The Belfast Victorian Terrace: A Sustainable Approach?

Keith McAllister, Wayne Hazlett

    Research output: Contribution to journalArticlepeer-review


    To help the building of new low-carbon housing, recent years have seen the widespread demolition of Victorian housing in UK cities. In this regard, Belfast is no different from its counterparts on the British mainland, where Compulsory Purchase Orders force people to sell and vacate their terraced homes to make way for newly constructed 'sustainable' housing. The global economic downturn has temporarily slowed down this process leaving many Belfast terraces now blocked up awaiting future demolition. This stay of execution is an unlikely but welcome opportunity to review and assess the true value to owner, streetscape and city of this important and common house-type. Important questions need to be asked. Should sound Victorian terraces be demolished? What is the genuine cost of demolition and replacement in terms of community and environment? With reference to case studies in a Belfast context, the argument will be made that new is not necessarily better, that the existing Victorian terrace is an important and valuable resource and one that, with intelligent intervention, offers a genuinely sustainable alternative to new-build housing.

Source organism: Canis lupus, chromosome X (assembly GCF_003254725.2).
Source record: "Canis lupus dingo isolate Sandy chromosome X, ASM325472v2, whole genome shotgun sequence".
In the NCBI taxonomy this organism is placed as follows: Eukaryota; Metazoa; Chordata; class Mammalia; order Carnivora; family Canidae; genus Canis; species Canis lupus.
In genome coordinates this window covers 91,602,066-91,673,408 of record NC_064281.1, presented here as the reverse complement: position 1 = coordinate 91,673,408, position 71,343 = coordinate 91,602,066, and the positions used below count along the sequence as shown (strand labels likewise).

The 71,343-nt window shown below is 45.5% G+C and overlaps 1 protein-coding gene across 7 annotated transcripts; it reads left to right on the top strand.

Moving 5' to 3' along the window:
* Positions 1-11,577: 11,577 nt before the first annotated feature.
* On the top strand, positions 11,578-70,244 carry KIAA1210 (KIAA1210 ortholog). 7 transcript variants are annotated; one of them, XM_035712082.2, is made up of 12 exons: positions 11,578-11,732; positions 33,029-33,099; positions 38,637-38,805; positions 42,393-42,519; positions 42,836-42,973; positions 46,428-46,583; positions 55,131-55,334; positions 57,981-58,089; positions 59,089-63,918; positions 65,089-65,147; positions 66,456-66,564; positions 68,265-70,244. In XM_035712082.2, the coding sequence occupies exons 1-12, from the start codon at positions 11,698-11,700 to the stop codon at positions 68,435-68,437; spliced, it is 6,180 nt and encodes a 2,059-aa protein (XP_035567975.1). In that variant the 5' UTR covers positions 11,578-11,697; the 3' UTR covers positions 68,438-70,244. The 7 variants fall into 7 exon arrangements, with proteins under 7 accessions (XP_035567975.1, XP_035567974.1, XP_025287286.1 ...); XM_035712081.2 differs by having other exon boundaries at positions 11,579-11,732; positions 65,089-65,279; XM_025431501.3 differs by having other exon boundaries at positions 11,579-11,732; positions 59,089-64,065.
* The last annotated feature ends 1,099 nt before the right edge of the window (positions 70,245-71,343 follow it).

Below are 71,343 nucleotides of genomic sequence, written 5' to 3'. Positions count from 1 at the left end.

Original languageEnglish
    Pages (from-to)175-188
    Number of pages14
    JournalInternational Journal of Environmental, Cultural, Economic and Social Sustainability
    Issue number4
    Publication statusPublished - 2011


    • Development & Sustainability; Sustainable Housing; Community Identity; Urban Settlement

    ASJC Scopus subject areas

    • Renewable Energy, Sustainability and the Environment
    • Management, Monitoring, Policy and Law
    • Geography, Planning and Development
    • Sociology and Political Science


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